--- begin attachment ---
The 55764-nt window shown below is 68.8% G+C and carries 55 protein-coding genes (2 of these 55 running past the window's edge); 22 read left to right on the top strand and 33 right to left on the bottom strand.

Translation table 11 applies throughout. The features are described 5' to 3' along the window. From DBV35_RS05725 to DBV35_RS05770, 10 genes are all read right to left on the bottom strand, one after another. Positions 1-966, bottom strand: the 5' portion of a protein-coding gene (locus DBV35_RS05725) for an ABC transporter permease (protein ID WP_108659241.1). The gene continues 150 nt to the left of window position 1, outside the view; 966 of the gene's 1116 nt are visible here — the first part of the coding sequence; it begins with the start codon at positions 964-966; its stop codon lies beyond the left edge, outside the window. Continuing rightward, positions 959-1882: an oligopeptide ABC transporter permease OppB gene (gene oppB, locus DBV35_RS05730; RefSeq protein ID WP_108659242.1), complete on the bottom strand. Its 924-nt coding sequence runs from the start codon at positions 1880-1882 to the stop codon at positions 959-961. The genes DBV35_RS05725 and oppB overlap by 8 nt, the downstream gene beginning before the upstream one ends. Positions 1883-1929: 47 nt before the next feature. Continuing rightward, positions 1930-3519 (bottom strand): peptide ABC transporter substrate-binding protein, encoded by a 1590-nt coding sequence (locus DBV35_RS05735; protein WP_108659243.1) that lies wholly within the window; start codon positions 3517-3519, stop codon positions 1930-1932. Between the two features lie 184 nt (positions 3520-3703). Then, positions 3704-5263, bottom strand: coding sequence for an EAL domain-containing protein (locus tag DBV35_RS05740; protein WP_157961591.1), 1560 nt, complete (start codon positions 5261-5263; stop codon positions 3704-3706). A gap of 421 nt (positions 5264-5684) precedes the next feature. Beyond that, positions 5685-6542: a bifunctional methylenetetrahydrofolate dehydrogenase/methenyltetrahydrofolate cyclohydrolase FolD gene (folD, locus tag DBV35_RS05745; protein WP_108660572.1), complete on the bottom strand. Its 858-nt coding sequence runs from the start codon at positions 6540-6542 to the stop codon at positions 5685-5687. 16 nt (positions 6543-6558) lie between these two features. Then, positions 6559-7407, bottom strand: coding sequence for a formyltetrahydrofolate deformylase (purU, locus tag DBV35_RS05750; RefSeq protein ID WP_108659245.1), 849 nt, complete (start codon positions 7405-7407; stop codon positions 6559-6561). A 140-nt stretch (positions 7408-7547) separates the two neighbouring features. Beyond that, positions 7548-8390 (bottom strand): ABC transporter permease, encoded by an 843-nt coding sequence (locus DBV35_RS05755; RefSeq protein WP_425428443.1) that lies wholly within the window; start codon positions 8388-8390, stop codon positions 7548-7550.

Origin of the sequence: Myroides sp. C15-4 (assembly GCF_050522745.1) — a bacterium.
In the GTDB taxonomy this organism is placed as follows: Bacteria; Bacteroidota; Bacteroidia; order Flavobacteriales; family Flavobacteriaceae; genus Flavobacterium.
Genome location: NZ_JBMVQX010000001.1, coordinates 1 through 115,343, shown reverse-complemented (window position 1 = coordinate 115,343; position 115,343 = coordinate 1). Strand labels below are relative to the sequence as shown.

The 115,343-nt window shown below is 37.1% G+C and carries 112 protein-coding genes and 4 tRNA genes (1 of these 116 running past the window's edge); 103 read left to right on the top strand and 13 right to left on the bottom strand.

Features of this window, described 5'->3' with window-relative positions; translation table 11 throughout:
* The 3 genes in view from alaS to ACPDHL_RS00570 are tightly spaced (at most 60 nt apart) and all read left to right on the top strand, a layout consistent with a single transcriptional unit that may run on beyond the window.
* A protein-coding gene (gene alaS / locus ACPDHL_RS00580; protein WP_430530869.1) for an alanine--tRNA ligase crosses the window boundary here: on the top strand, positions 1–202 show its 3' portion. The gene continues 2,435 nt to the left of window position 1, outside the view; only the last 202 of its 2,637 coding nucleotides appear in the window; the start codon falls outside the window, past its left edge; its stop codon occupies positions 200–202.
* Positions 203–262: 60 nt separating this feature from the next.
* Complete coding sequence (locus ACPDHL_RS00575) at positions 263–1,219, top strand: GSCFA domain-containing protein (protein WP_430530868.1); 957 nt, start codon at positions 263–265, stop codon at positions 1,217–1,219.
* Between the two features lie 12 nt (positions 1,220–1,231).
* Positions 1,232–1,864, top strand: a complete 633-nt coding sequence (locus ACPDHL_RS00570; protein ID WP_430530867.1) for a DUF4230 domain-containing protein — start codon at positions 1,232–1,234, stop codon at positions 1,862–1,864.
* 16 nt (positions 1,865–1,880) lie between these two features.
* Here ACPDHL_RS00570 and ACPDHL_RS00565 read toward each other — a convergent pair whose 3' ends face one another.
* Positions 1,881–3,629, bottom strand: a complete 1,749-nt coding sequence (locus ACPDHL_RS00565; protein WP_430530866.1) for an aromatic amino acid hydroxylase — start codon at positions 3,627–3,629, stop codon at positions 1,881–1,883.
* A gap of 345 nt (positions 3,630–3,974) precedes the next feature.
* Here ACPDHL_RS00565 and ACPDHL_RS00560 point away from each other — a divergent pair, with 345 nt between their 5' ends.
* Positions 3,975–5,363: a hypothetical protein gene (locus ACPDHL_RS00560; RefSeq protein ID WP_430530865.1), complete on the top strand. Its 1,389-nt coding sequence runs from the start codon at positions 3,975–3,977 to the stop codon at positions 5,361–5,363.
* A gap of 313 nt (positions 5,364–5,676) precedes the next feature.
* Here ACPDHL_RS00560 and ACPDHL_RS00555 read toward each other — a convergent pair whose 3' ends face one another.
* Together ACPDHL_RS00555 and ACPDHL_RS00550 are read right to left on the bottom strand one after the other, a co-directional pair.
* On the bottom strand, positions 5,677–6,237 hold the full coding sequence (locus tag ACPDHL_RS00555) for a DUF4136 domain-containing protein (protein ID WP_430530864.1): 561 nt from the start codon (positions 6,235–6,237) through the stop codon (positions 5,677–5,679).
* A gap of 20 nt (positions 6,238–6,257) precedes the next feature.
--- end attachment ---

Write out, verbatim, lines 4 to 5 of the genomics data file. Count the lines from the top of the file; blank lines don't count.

In the GTDB taxonomy this organism is placed as follows: Bacteria; Bacteroidota; Bacteroidia; order Flavobacteriales; family Flavobacteriaceae; genus Flavobacterium.
Genome location: NZ_JBMVQX010000001.1, coordinates 1 through 115,343, shown reverse-complemented (window position 1 = coordinate 115,343; position 115,343 = coordinate 1). Strand labels below are relative to the sequence as shown.